Friday at the brewery was an insightful day. We were labeling again, but this time working side by side with Ron, Jill’s husband and co-owner of the brewery. Being a smaller operation, it was cool to see how everyone chips in, be it washing dishes, labeling bottles, or restocking fridges. They finished up bottling the inaugural batch of their newest beer, Mike’s Organic Strawberry Blonde (which took a while to bottle because of a carbonation issue. We didn’t get all the details, but we learned that even the smallest glitch can add a whole lot of extra man hours in this hands on situation) and moved over to their hop loaded Pilsner. This switchover created a special blend that we got to try at lunch called “The Pilsberry” made from the combination of the two beers while they changed the lines over for bottling. We’d tried both of the beers on their own before and enjoyed them, but the combo was actually the perfect mid-day refresher.
The day went quickly and by lunch we were ready to go out and play. Tracy and I went on a little ride to nowhere in particular just to get some pedaling in and burn off a few calories before our next meal. Our buddy Paul had stayed at home to pack up his stuff, as he was moving on the next day. When we got back, we played some afternoon cards and tried to download a movie (to no avail). We had just started to feel a little out of things to do when two touring cyclist rolled up looking for beer and a place to camp. Tracy and I all but ran to greet them, excited to see who they were, what their story was, and generally get more information about cycle touring in NZ.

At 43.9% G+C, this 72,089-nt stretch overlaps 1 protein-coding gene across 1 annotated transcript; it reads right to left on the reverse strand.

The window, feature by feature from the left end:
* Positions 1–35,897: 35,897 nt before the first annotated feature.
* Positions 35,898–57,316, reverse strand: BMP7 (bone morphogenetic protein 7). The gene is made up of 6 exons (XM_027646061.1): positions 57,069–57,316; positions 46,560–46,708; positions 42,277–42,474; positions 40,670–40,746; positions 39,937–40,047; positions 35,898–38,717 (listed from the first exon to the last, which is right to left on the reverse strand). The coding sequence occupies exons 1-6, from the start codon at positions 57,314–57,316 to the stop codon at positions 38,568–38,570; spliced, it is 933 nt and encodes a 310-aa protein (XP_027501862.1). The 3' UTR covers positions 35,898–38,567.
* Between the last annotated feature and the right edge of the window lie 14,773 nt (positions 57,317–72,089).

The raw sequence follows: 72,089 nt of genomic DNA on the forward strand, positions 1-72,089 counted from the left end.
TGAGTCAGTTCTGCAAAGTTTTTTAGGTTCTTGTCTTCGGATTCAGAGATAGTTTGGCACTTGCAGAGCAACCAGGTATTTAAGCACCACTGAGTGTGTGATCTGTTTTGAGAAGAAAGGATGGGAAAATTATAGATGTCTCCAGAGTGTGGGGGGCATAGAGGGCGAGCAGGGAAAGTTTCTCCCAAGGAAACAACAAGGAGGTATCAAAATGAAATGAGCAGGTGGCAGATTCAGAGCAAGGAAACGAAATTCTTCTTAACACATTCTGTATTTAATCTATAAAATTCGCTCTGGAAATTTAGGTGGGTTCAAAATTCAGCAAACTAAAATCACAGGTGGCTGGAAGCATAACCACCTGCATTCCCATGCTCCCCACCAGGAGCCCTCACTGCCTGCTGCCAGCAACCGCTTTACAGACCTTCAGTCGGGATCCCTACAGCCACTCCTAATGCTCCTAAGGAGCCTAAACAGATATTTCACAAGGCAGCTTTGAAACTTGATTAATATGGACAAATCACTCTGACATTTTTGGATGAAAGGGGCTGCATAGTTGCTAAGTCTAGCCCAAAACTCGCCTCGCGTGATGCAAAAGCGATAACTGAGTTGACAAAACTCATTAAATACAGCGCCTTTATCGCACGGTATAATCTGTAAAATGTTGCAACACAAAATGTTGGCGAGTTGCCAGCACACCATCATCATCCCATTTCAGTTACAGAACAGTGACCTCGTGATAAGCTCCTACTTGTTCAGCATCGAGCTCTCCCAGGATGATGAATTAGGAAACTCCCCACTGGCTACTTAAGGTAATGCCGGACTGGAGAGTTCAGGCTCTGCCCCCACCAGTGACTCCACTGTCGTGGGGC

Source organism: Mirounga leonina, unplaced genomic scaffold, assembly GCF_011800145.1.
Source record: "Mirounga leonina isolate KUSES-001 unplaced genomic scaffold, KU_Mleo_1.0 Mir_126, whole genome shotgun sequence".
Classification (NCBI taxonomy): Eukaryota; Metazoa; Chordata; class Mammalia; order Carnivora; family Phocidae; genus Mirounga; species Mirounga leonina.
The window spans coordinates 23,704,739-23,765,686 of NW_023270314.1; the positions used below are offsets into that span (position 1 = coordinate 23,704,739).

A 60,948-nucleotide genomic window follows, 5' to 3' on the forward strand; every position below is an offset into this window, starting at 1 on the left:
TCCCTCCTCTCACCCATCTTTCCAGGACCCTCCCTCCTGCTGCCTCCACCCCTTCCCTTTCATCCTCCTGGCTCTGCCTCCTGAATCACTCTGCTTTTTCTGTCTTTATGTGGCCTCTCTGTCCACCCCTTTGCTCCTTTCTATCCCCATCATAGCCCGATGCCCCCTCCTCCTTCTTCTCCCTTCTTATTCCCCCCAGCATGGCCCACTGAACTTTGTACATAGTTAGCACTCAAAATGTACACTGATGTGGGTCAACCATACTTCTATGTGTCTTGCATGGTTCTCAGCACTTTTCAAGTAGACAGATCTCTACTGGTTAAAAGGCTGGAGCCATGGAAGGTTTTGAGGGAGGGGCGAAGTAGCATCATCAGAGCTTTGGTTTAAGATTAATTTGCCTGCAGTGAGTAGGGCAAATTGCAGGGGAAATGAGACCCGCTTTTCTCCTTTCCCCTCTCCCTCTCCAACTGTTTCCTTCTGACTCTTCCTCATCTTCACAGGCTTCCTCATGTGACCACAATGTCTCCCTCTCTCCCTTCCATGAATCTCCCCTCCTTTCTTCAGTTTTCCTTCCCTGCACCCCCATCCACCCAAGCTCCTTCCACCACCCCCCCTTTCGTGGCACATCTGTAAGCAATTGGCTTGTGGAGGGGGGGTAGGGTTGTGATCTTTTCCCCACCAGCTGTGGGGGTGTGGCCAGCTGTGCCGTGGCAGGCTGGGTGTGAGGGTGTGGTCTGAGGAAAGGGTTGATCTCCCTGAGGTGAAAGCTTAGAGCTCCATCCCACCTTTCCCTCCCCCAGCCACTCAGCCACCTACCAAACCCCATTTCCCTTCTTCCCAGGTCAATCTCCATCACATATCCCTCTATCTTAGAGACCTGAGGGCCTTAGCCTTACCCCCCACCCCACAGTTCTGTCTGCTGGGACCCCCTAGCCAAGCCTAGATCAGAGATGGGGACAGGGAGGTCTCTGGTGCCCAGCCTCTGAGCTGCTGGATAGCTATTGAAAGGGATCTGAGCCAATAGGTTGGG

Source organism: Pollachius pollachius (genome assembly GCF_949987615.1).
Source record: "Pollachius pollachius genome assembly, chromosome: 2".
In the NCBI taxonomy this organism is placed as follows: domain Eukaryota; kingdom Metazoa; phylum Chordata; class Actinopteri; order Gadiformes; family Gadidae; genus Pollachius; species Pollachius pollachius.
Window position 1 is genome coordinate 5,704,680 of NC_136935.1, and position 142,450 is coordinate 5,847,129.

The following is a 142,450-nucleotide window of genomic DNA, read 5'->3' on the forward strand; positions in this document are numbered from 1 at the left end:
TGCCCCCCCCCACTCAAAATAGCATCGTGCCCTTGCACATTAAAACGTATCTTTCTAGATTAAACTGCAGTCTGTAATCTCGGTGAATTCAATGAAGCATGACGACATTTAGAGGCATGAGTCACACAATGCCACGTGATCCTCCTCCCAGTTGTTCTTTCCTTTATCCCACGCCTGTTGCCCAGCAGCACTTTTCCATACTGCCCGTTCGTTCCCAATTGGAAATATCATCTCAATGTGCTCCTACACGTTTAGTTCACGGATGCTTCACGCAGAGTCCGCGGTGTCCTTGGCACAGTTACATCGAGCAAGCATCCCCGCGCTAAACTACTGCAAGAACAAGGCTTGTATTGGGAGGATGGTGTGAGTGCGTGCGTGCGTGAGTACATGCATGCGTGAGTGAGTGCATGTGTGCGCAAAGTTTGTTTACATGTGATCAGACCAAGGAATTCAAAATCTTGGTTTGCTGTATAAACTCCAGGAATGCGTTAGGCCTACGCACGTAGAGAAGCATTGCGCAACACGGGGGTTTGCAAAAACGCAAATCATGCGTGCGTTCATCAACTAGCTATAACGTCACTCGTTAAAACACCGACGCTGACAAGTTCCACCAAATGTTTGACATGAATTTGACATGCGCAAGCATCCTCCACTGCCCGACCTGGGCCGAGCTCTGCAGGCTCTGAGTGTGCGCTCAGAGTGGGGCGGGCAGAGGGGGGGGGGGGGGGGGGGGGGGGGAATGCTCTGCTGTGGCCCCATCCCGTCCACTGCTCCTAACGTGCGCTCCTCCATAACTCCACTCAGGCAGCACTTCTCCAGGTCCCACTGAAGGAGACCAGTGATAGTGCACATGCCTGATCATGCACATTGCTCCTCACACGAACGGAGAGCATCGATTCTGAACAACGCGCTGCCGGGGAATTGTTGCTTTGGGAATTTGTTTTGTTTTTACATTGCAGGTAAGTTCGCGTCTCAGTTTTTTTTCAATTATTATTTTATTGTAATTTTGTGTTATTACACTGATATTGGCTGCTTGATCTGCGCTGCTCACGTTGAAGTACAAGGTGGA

Shad and Rory, our two new friends, were Americans from Nebraska. One was a just out of the military, had been working for a bit to save to travel, the other was studying religion in Chicago. Their backgrounds were very different from ours and it was cool to meet some more crazy Americans in the middle of NZ. We spent the night having a few beers and chatting about cycling and traveling as they managed to polish off an entire loaf of bread and tub of nutella while we all sat around (impressive!) It seemed a bit ridiculous at the time but looking back to our own bike touring days, we would have eaten just as much and thought nothing of it.
December 20th, 2009
Its funny, even working half day we sleep a lot more than when we were just chillin’ all day. We woke up just before we had to start working, grabbed some coffee and then finished us some gardening from the day before. In fact, we finished that so quickly that Jill wasn’t sure what to do with us. She ended up asking us to clean up the area around our little cabin, which we turned into a full landscaping event. We cleared the tall grass around the porch and cleaned all the random building material off so that we had a nice place to put our little lawn chairs. Then we dug up the area around the porch, found some wild lilies and planted a cute garden.